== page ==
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Dynamic Changes of Human Connectomics for Inherent Functional Flexibility
2016-09-30
 

Researchers from the Laboratory of Brain Imaging, at the Institute of Neuroscience (ION), Shanghai Institutes for Biological Sciences, CAS, revealed dynamic changes of brain connectomics for inherent functional flexibility, in which dissociable changes of frontal and parietal cortices occurred across the human life span, using a Shannon entropy-based method.  

Humans are unrivaled in their capacity to adaptively implement a wide variety of goal-directed tasks. Recent research has demonstrated that the human capability for adaptive task control is intimately related to the flexible operation of frontoparietal network. However, it remains unclear whether this flexibly functional reconfiguration is intrinsic and occurs in the absence of an overt task. To this aim, researchers proposed a probabilistic framework in which dynamic reconfiguration of intrinsic functional connectivity between brain regions can be represented as a probability distribution (Panel A).  

A complexity measurement (i.e., entropy) was then applied to quantify functional flexibility, the heterogeneity of dynamic connectivity between a particular region and others over time. The researchers identified regions showing high flexibility mainly in the higher-order association cortices (e.g., LPFC, lateral parietal cortex, and lateral temporal lobes).  

In contrast, primary sensory (e.g., visual and auditory) areas exhibited low flexibility (Panel B). Using multiple regression analysis, the researchers further found that flexibility of the right LPFC improved during maturation and reduced due to normal aging, with the opposite occurring for the left lateral parietal cortex (Panel C).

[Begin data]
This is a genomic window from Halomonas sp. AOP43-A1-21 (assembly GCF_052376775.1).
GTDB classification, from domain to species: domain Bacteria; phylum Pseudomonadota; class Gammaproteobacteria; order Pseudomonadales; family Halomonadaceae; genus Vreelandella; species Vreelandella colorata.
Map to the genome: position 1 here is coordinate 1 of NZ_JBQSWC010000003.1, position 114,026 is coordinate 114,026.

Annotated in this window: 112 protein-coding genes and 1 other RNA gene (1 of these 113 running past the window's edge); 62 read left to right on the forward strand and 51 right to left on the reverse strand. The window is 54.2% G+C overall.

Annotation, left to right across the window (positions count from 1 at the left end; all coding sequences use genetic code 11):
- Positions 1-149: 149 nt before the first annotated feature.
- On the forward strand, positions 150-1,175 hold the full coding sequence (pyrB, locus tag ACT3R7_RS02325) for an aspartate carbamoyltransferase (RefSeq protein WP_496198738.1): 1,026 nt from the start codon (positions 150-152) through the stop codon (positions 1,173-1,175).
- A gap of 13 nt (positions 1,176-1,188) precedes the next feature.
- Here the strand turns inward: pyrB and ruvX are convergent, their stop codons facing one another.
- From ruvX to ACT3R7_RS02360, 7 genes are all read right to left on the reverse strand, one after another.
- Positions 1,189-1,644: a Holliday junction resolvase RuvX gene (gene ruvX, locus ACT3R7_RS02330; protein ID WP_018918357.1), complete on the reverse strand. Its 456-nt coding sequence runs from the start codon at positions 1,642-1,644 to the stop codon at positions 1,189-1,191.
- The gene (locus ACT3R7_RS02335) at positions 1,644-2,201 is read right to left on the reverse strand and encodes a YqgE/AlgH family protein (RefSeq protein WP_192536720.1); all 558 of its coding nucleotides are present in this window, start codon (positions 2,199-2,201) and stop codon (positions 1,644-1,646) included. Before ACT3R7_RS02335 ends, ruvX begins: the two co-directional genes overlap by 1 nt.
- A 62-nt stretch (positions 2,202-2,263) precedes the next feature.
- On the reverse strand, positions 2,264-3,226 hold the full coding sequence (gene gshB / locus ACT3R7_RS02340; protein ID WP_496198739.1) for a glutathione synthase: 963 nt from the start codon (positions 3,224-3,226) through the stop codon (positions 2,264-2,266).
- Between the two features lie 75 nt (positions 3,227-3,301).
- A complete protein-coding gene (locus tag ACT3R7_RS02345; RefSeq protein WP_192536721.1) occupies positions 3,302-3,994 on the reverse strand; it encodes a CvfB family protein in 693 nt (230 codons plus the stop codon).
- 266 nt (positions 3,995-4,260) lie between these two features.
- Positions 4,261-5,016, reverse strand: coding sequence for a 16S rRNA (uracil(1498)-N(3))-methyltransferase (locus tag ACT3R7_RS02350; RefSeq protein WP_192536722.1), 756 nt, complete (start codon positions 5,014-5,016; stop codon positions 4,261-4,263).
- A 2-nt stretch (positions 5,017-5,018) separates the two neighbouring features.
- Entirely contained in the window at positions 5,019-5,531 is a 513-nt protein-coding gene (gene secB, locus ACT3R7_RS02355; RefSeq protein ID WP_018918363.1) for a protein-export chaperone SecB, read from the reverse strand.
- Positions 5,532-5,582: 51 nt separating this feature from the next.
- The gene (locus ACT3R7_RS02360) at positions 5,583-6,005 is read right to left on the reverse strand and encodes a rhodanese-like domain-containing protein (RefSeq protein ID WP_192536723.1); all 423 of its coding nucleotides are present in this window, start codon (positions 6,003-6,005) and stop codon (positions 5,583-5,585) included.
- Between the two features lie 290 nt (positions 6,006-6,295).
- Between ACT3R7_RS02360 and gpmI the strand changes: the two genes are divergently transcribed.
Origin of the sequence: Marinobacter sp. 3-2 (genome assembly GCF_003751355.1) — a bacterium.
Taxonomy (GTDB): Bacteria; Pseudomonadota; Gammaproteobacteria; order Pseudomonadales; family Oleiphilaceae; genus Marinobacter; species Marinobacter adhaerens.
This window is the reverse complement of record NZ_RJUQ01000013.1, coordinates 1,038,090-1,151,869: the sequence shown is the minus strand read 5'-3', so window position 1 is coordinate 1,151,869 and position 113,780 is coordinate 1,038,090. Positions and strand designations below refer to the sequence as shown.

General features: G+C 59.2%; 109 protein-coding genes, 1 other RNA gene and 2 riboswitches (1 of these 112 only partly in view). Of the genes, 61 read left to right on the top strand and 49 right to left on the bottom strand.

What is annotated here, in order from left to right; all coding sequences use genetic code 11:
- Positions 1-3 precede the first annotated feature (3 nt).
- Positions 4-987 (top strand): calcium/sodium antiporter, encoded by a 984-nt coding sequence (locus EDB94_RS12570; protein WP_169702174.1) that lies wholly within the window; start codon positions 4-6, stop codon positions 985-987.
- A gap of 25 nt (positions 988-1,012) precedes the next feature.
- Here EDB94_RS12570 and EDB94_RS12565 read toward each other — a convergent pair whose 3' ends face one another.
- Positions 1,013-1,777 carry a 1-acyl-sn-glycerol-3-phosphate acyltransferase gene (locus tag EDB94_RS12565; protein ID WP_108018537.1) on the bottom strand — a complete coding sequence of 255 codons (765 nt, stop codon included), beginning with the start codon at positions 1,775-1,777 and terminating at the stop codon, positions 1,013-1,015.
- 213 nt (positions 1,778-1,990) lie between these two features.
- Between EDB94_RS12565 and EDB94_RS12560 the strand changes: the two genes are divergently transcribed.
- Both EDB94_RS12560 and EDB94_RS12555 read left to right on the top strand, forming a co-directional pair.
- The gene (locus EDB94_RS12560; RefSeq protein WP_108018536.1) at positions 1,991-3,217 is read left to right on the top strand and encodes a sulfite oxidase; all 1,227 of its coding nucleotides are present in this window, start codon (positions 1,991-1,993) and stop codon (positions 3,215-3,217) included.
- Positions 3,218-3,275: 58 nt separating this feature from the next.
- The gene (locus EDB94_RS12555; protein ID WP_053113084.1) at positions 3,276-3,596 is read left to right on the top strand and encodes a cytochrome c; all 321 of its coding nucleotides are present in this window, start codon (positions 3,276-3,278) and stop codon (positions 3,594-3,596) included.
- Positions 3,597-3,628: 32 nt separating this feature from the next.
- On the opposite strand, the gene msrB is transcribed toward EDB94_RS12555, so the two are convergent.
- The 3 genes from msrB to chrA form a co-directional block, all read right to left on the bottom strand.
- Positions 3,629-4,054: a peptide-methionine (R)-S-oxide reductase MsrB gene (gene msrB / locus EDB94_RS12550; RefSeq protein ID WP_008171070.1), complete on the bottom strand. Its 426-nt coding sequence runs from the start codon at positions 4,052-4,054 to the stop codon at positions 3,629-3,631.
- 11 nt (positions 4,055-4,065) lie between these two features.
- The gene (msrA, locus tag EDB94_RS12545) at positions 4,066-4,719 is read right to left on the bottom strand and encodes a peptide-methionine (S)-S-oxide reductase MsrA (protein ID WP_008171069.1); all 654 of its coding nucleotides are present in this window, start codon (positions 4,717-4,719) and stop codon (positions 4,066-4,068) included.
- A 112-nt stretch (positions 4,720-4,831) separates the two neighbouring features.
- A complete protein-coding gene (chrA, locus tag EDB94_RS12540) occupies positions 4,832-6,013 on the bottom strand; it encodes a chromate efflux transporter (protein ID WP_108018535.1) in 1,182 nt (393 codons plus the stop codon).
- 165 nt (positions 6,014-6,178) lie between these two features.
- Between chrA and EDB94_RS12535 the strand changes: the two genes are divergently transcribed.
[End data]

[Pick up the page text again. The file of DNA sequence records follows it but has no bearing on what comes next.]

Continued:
This study not only provides a new framework to quantify the spatiotemporal characteristics of functional brain connectomics, but also sheds light on the organizational principle behind changes in brain function across the human life span. 

This work entitled "Dissociable Changes of Frontal and Parietal Cortices in Inherent Functional Flexibility across the Human Life Span” was published online in the Journal of Neuroscience on Sept. 28.  

This work was completed by Dr. YIN Dazhi, under the supervision of Profs. WANG Zheng and CHENG Wenhong, and funded by the Hundred Talents Program of the CAS, Strategic Priority Research Program (B) of the CAS(XDB02050006), Shanghai Education Committee(HJTY2012-A06), NSFC(81471651,81571300), and Shanghai Institute for Biological Sciences, CAS(2014KIP206). 

Figure legend(A) Illustration of the probabilistic model. Dynamic functional connectivity matrices were firstly obtained for each participant using a sliding window approach. Subsequently, a local thresholding method was used to reserve its k(e.g., k =5 shown here) strongest functional connections (red lines) for a given region at each time window. Then, a probability distribution Pi( j…n)was obtained, reflecting the frequency of each connection with i emerged across the temporal windows. A complexity measure (i.e., entropy Hi) was finally applied to this probability distribution to quantify functional flexibility of region i. (B) Brain map for inherent functional flexibility. The color bar indicates the degree of flexibility. Red colors denote high flexibility and blue colors denote low flexibility. (C) Age-related changes of functional flexibility in the left supramarginal gyrus (SMG) and right middle frontal gyrus (MFG). (Image provided by Dr. WANG Zheng's group)

AUTHOR CONTACT:
WANG Zheng
Institute of Neuroscience, Shanghai Institutes for Biological Sciences, Chinese Academy of Sciences,
Shanghai, China.
Phone: 86.21.5492. 1713;
E-mail:
zheng.wang@ion.ac.cn
(ION) 

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